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Memorable Swimming Moments Abound In Beijing


From NPR News it's ALL THINGS CONSIDERED. I'm Andrea Seabrook.

The Olympic drama is over at the water cube, but oh, those memories. Michael Phelps scooping up eight gold medals and seven world records, Dara Torres at 41 years old losing by a fingernail. Stunning sprints, raucous relays, dazzling dives.

NPR's Howard Berkes is in Beijing where hearts are still racing, even if the swimmers are done.

HOWARD BERKES: This was the most redundant announcement at the Olympic pool this week.

(Soundbite of Olympic Announcement)

Unidentified Man: With the gold medal and Olympic champion in the world and Olympic record time, representing the United States of America, Michael Phelps.

(Soundbite of Cheering)

BERKES: This was the first of eight medal ceremonies for Phelps and his eyes welled with tears as the gold hung from his neck. It was an auspicious start, a clear win in the individual medley. But the next event ended with the most dramatic finish of the week.

(Soundbite of Cheering)

BERKES: This was the freestyle relay where Phelps led off, and Jason Lezak swam the last leg surging from behind in the fastest 100 meters ever, winning by just eight one-hundredths of a second. That was too close for comfort, and (unintelligible) set a pattern for the six races to follow.

John Naber watched at home in California. His four swimming gold medals at the 1976 Games gave him some sense of the challenge Phelps faced.

Mr. JOHN NABER (Olympic Gold Medalist): In many races, he had to defeat people who were world record holders in that event. In one race, he had to overcome leaking goggles. In another race, he had to out touch a swimmer by taking one more stroke than his opponents. All these ingredients combine to say, you know what? This guy is focused only on touching the wall first, and he does seem to be impervious to the pressures that would buckle the knees of any other mortal human being.

BERKES: When it was all over, Phelps was matter-of-fact about the goals he had set for the week.

Mr. MICHAEL PHELPS (Olympic Gold Medalist): Everything was accomplished, you know what I mean? Doing all best times, winning every race, you know, this is something we've been looking forward to for the last four years and it's been a fun last four years. And it's been one fun week, that's for sure.

BERKES: Phelps ended the games with more gold medals than any athlete in a single Olympics and most gold medals in an Olympic career. American swimmer Dara Torres had a very different goal for these Olympics, to show that age doesn't matter.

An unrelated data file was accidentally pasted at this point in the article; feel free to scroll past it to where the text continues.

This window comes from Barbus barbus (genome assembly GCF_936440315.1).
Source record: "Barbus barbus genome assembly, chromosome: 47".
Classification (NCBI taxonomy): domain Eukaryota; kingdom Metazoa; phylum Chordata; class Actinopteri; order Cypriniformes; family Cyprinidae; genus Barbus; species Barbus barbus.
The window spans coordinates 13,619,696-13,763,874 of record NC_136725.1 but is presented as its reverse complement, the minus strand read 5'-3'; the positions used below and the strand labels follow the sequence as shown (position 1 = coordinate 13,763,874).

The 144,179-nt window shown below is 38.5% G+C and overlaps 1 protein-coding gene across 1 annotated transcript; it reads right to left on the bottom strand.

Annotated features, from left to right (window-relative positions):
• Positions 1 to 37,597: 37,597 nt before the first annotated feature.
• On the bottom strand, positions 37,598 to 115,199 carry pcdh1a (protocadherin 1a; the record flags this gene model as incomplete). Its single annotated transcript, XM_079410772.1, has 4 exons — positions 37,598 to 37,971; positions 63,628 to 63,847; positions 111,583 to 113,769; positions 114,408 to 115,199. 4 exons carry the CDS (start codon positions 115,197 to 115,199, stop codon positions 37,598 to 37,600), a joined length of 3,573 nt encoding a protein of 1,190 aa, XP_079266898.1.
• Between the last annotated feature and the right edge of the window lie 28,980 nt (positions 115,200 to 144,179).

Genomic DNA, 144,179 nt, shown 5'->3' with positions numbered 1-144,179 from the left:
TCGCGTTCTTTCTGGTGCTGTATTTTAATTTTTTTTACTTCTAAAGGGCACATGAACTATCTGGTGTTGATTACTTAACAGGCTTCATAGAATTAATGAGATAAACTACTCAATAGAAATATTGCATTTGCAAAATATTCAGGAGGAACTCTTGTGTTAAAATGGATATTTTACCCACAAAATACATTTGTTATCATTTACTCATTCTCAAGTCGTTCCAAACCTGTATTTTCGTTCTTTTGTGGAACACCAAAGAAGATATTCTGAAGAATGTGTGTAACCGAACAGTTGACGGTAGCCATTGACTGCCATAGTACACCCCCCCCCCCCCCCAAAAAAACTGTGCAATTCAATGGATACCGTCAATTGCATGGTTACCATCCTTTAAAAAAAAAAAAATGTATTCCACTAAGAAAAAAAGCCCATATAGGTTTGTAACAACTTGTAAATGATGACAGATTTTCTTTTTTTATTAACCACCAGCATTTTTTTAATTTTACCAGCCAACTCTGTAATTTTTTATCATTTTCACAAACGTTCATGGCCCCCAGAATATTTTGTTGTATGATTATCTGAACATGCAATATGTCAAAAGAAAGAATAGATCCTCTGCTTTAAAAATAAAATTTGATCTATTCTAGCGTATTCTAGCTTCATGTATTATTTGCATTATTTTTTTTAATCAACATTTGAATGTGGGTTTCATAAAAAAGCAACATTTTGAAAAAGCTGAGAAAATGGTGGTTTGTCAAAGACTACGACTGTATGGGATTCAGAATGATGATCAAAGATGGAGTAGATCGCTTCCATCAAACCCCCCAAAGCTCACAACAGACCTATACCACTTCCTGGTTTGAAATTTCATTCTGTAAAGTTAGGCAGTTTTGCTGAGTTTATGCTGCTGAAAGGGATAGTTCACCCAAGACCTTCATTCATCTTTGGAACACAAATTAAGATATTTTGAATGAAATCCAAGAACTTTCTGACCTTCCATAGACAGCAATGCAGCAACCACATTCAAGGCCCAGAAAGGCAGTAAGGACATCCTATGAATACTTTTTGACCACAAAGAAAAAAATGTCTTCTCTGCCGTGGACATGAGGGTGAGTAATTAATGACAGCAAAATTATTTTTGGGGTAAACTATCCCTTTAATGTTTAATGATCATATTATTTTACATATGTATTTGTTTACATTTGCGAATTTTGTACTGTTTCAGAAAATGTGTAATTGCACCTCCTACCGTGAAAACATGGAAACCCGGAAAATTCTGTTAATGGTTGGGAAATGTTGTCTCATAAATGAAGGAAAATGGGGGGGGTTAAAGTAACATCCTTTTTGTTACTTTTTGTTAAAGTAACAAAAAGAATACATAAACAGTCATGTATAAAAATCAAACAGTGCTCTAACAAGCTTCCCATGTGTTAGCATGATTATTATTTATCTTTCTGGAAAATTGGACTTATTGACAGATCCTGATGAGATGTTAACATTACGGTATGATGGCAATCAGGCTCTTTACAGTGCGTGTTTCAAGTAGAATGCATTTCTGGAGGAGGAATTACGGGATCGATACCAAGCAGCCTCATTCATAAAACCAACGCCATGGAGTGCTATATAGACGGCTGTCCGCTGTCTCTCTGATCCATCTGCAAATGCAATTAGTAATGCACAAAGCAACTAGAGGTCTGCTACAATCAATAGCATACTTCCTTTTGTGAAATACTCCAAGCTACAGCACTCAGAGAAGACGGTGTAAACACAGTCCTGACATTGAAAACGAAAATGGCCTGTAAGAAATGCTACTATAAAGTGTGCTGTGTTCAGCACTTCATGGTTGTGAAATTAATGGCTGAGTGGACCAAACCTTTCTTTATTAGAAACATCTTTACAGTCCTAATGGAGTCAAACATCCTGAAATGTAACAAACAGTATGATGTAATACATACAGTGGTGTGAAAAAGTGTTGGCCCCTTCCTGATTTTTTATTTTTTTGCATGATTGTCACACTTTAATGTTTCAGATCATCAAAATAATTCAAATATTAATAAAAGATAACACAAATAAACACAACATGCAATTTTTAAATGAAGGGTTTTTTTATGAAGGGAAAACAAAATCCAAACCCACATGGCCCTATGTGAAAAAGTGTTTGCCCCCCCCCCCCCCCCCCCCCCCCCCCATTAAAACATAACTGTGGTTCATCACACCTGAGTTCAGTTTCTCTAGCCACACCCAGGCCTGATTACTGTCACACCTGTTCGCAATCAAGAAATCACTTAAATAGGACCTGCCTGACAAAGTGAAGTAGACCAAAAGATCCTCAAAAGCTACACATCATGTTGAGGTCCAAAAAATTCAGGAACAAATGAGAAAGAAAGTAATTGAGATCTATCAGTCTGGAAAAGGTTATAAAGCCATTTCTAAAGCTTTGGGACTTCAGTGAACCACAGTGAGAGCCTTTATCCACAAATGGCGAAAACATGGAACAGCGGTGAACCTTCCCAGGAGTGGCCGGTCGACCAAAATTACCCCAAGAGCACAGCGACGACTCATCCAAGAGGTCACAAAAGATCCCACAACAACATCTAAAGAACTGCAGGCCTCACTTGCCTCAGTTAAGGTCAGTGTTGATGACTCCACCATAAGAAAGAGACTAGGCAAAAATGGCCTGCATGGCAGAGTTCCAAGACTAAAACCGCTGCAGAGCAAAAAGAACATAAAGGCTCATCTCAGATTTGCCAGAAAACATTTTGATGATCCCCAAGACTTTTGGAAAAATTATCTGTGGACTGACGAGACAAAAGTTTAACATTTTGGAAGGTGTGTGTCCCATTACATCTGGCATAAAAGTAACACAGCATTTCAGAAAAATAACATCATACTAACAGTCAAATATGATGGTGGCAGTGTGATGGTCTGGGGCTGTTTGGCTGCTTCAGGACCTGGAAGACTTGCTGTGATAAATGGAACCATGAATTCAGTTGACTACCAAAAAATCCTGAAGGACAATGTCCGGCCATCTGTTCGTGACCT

(Soundbite of Olympic Announcement)

Unidentified Man: (Unintelligible) United States of America, Dara Torres.

(Soundbite of Cheering)

BERKES: The 41-year-old Torres swam the 50-meter freestyle against one swimmer 25 years younger. Torres won three silver medals in Beijing, missing gold by just a hundredth of a second.

Ms. DARA TORRES (Olympic Silver Medalist): If it helps anyone else out there who is in their middle aged years, and maybe put off something that they thought they couldn't do because they were too old or maybe thought because they have children that they can't balance what they want to do and being a parent, if I can show what I've done and that you can do it, then I'm absolutely thrilled.

BERKES: The pool itself and the building around it also starred. The Water Cube, as it's called, looks like it's sheathed in bubble wrap and glows bright blue at night. Inside, the pool's built to absorb turbulence. That explains, in part, 25 world and 57 Olympic records in nine days.

Olympic gold medalist Rowdy Gaines analyzes swimming for NBC.

Mr. ROWDY GAINES (Olympic Gold Medalist; Swimming Analyst, NBC): I think the factors were A, the swimming pool itself, 200-million-dollar complex, B, the swimsuit, 500 dollar high tech suit that is less resistant to water than human skin is, and then C, that final thing, are the athletes that are just training so much harder than they ever had before.

BERKES: There's also a D: the skill and drive to swim faster than ever, and to stand on the podium with an Olympic medal.

Howard Berkes, NPR News, Beijing. Transcript provided by NPR, Copyright NPR.

NPR transcripts are created on a rush deadline by an NPR contractor. This text may not be in its final form and may be updated or revised in the future. Accuracy and availability may vary. The authoritative record of NPR’s programming is the audio record.

Howard Berkes
Howard Berkes is a correspondent for the NPR Investigations Unit.